Cook says iCloud Photo Hacks Wasn’t their Fault

Apple Inc. said it plans additional steps to keep hackers out of user accounts, but denied that a lax attitude toward security had allowed intruders to post NSFW photos of celebrities on the Internet.  

The company also reiterated that  Apple will broaden its use of an enhanced security system known as “two-factor authentication,” which requires a user, or a hacker, to have two of three things to access an account: a password, a separate four-digit one-time code, or a long access key given to the user when they signed up for the service.

When the feature is turned on, Apple requires users to complete two of those steps to sign into an iTunes account from a new device.

As part of the next version of its iOS mobile-operating system, due out later this month, the feature will also cover access to iCloud accounts from a mobile device.

Apple said a majority of users don’t use two-factor authentication, so it plans to more aggressively encourage people to turn it on in the new version of iOS. If the celebrities had the system in place, hackers wouldn’t have had an opportunity to guess the correct answer to security questions, Apple said.  Apple CEO, Tim Cook also downplayed any issues with security oversight on Apple’s part for the leak.

While 2FA has been available from the web, users will soon be able to enable it from iPhones and iPads as well—a notable hole in the security option menu until now, given the near-ubiquity of Apple devices in some markets, like the United States. So, in addition to an Apple ID and password, users will have the option of requiring a PIN code sent to the device through SMS or a key generated at the time of sign-up. 

Also, in about two weeks, Apple will begin alerting users via email and push notifications when a new device tries to log into an iCloud account for the first time, and anyone attempts to restore iCloud data to a new endpoint. It will also send a push notification when a password change is attempted or made. 

Apple has been the subject of negative publicity in the wake of the photo leak. The theft, which affected about 100 unsuspecting celebs, was originally thought to be a brute-force attack that used a set of 500 or so common-ish passwords to randomly attempt to break into accounts. The implication is that Apple had set no limit on the number of times that account credentials could be tried before locking the user out.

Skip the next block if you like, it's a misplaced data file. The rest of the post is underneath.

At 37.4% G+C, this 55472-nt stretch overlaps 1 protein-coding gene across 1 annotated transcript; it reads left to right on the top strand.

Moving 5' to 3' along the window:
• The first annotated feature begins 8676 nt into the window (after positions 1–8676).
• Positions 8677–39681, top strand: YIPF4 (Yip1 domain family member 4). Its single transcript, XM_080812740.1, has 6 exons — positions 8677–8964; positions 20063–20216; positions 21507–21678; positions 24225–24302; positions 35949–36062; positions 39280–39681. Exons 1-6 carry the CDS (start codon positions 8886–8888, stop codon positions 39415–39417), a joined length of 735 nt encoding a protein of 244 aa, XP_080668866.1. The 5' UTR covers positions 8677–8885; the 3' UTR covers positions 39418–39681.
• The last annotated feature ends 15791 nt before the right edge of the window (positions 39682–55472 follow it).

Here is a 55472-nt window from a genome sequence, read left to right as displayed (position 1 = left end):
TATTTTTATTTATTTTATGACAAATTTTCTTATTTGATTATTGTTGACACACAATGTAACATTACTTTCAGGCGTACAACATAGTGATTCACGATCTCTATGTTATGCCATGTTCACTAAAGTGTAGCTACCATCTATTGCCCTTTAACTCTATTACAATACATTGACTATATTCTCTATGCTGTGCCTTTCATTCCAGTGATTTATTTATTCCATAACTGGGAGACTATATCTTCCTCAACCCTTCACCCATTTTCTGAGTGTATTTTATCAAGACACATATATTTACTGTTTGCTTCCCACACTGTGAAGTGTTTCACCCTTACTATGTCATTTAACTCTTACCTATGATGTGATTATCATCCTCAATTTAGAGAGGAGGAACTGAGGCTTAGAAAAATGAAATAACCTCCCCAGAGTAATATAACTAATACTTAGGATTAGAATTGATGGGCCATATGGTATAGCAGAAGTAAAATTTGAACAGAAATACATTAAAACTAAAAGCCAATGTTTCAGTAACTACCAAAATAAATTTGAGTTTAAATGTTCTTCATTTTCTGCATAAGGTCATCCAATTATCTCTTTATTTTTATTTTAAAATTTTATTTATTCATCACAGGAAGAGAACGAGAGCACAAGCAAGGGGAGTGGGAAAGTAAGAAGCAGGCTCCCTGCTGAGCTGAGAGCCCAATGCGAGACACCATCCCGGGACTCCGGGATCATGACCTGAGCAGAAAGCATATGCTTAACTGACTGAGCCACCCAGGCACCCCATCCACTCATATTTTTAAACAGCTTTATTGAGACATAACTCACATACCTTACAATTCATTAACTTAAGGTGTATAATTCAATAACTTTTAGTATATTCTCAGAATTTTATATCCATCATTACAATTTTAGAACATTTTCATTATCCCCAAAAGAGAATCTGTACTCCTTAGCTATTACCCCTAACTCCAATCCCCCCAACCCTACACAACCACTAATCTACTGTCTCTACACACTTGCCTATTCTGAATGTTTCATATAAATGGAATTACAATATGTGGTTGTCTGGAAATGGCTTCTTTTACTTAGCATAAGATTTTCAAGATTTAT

However, speaking to the Wall Street Journal, Cook said that celebrities fell victim to hacking of their iCloud accounts because the perpetrators were able to successfully phish the credentials, or were able to answer security questions correctly—thus placing the blame squarely back on the shoulders of the celebrities themselves.

But Mr. Cook said the most important measures to prevent future intrusions might be more human than technological.

In particular, he said Apple could have done more to make people aware of the dangers of hackers trying to target their accounts or the importance of creating stronger and safer passwords.

 When I step back from this terrible scenario that happened and say what more could we have done, I think about the awareness piece,” he said. “I think we have a responsibility to ratchet that up. That’s not really an engineering thing.

 The Apple IDs and passwords were not, he stressed, leaked or lifted from the company’s servers. And, he pointed out the company’s pioneering position with biometrics, with the Touch ID fingerprint sensor in its iPhone 5S.

Apple said it is working with law enforcement to investigate the incident and identify the hackers. A spokesman declined to specify how many users’ accounts had been compromised, citing the continuing investigation.

We want to do everything we can do to protect our customers, because we are as outraged if not more so than they are,” said Mr. Cook.

Apple is battling to preserve its reputation for looking after its users ahead of a major product announcement next week. The company is facing the type of negative publicity that it usually has managed to avoid, a situation magnified by the popularity of the victims.

Abhishek Kumar Jha
Abhishek Kumar Jha
Knowledge is Power


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